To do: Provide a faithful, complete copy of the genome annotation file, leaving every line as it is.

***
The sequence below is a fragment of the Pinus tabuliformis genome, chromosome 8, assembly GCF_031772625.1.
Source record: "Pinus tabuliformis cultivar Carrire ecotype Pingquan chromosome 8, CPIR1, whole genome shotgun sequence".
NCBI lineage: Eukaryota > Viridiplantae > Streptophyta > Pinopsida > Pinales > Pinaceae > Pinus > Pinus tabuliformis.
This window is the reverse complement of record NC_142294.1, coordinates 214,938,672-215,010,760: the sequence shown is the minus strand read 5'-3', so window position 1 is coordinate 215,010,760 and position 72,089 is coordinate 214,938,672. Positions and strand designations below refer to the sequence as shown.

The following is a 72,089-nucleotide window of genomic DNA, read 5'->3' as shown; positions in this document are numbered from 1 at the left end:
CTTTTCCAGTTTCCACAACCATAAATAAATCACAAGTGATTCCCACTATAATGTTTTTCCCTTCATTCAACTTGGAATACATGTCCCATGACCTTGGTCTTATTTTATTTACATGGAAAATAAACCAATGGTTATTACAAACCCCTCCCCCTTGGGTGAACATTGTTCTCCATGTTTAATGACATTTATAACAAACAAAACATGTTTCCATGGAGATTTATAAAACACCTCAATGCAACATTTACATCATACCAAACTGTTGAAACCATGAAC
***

The sequence below is a fragment of the Pinus tabuliformis genome, chromosome 8, assembly GCF_031772625.1.
Source record: "Pinus tabuliformis cultivar Carrire ecotype Pingquan chromosome 8, CPIR1, whole genome shotgun sequence".
NCBI lineage: Eukaryota > Viridiplantae > Streptophyta > Pinopsida > Pinales > Pinaceae > Pinus > Pinus tabuliformis.
This window is the reverse complement of record NC_142294.1, coordinates 214,938,672-215,010,760: the sequence shown is the minus strand read 5'-3', so window position 1 is coordinate 215,010,760 and position 72,089 is coordinate 214,938,672. Positions and strand designations below refer to the sequence as shown.

The following is a 72,089-nucleotide window of genomic DNA, read 5'->3' as shown; positions in this document are numbered from 1 at the left end:
CTTTTCCAGTTTCCACAACCATAAATAAATCACAAGTGATTCCCACTATAATGTTTTTCCCTTCATTCAACTTGGAATACATGTCCCATGACCTTGGTCTTATTTTATTTACATGGAAAATAAACCAATGGTTATTACAAACCCCTCCCCCTTGGGTGAACATTGTTCTCCATGTTTAATGACATTTATAACAAACAAAACATGTTTCCATGGAGATTTATAAAACACCTCAATGCAACATTTACATCATACCAAACTGTTGAAACCATGAAC